Skip to content

Milne criticizes process ahead of Tetrahedron open house

Chapman Lake

Sechelt Mayor Bruce Milne says the public consultation on changes to the boundaries or status of Tetrahedron Provincial Park for the Sunshine Coast Regional District’s (SCRD) Chapman water project is “entirely inadequate.”

Milne, who is also chair of the SCRD, made the comment in a letter to Environment Minister George Heyman, whose ministry includes BC Parks.

BC Parks will hold an open house May 2 at the Seaside Centre in Sechelt to allow people to “learn about and provide input on potential options being considered to enable the Sunshine Coast Regional District to enhance the community water supply system in Tetrahedron Park.”

Notices of the meeting were on the Tetrahedron Park website and in an ad in Coast Reporter late last week.

Milne’s letter is dated April 27, one day after an SCRD board meeting where Milne said he was starting to hear concerns about the process.

“[There is] a lot of concern coming into Sechelt lines about whether or not it’s actual engagement or an open house with very restricted alternatives, so we’ll see how that plays out,” he told the board. “And a lot of disappointment that it’s not a more open-ended engagement.”

In the letter to Heyman, Milne points out that the community has only had a week’s notice. He also criticized the options being put forward by BC Parks – changing the park’s Class A designation or removing Chapman and Edwards lakes and their associated waterways from the park.

“Neither option considers alternatives nor does the open house provide any opportunity for public input into the preferred public option: none of the above,” Milne wrote.

Former Gibsons mayor Barry Janyk, who sits on the Tetrahedron Park Advisory Committee, made similar comments to Coast Reporter last week.

“It’s important to have a ‘comprehensive’ discussion,” he said. “Because of the magnitude of what is being considered, that should predicate the type of engagement that is undertaken by BC Parks… This is a big deal, so having a little rinky-dinky open house is really not on. It’s not the right process.”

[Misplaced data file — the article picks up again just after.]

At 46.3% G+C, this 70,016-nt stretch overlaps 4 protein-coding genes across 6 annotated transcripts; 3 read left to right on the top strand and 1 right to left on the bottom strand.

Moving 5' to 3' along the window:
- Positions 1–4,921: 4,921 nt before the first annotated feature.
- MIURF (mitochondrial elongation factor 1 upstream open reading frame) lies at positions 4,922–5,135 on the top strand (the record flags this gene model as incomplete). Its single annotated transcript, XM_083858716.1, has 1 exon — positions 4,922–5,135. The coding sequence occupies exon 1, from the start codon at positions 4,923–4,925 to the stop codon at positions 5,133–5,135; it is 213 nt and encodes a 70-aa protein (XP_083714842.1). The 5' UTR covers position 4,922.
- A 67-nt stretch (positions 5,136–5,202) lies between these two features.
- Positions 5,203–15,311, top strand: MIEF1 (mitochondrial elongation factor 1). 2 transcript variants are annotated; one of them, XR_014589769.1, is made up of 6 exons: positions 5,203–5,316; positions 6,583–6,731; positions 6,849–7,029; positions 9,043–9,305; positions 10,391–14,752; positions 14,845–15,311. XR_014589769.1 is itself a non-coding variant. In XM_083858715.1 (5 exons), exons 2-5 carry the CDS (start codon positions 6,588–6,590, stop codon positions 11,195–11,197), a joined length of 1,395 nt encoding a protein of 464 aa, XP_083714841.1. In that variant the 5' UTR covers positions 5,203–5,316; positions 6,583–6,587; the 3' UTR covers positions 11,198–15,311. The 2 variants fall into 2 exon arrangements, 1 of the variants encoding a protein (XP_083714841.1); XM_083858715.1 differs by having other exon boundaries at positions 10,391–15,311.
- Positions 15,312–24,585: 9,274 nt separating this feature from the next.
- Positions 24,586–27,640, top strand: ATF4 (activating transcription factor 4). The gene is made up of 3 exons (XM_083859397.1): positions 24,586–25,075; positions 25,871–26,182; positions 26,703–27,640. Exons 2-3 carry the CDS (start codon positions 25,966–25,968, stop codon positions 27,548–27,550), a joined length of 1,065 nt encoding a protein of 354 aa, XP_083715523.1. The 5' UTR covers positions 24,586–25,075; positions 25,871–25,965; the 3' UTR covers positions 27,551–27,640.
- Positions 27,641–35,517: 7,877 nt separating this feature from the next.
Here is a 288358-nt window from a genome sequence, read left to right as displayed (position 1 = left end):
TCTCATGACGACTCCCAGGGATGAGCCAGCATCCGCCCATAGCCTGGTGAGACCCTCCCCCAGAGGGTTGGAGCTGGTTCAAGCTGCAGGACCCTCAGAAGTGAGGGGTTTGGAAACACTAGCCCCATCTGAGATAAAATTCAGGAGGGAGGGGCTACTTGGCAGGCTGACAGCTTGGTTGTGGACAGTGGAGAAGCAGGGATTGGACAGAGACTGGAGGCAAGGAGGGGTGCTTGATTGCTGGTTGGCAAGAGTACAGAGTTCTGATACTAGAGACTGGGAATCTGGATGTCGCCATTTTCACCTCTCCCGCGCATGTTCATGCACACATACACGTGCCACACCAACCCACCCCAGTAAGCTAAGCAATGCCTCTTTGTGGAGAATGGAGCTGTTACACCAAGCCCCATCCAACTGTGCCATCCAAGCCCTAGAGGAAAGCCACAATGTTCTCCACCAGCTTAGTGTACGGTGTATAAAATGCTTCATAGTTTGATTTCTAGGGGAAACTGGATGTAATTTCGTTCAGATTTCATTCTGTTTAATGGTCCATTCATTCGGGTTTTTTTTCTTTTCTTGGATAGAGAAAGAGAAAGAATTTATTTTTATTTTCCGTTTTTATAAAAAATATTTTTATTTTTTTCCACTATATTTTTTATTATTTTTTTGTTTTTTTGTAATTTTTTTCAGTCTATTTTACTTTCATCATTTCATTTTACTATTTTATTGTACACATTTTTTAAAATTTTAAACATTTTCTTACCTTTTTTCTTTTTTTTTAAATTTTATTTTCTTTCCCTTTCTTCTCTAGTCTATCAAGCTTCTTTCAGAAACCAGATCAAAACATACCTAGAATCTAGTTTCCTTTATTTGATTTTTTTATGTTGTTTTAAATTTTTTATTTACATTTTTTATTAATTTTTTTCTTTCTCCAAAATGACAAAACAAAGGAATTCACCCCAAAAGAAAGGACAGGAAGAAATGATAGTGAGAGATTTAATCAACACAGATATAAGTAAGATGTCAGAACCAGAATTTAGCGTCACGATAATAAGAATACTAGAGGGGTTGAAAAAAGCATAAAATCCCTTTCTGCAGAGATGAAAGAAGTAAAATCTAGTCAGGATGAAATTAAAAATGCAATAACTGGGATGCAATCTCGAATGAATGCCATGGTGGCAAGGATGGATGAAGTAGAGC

Powell River-Sunshine Coast MLA Nicholas Simons said he agrees that the consultation as currently planned is not going be to be adequate, and he’s been in touch with Heyman to push for a second open house and an engagement process that allows for “all options and considerations to be heard by the provincial government.”

“It should be very difficult to alter the protected status of a park and I’m primarily focused on a proper process,” he said.

Simons also said, based on the feedback he’s been getting as MLA, there may not be a clear consensus. “What I’m hearing is really split, from people I respect greatly on both sides… There are people who think no, there’s no way you interfere with the protected status of a park, and others who say [the SCRD plan] is the only obvious solution.”

Milne’s letter is written on District of Sechelt letterhead and from the district’s perspective on the issue. It outlines the tensions at the SCRD over whether the Chapman project should go forward, calling the board “deeply divided” on the issue. 

“The District of Sechelt is the largest user of the Chapman Regional Water System – by far. Our district also contributes the largest tax requisition to fund the system,” Milne said. “As the mayor of the District of Sechelt, I can say unequivocally that this project is not in our best interests. It is unnecessary; there are alternatives.”

Milne concludes the letter by saying, “If the current approach continues, the outcomes of the proposed open house will not provide social licence for the ministry’s plans to declassify significant portions of Tetrahedron Provincial Park. In fact, the current approach seems to indicate that decisions have already been made by your staff.”

As environment minister, Heyman can make a recommendation to cabinet about which, if any, option should be considered. If Heyman recommends a designation or boundary change, it must pass a vote in the legislature.

The May 2 open house will run from 5 to 7 p.m.

– With files from Sophie Woodrooffe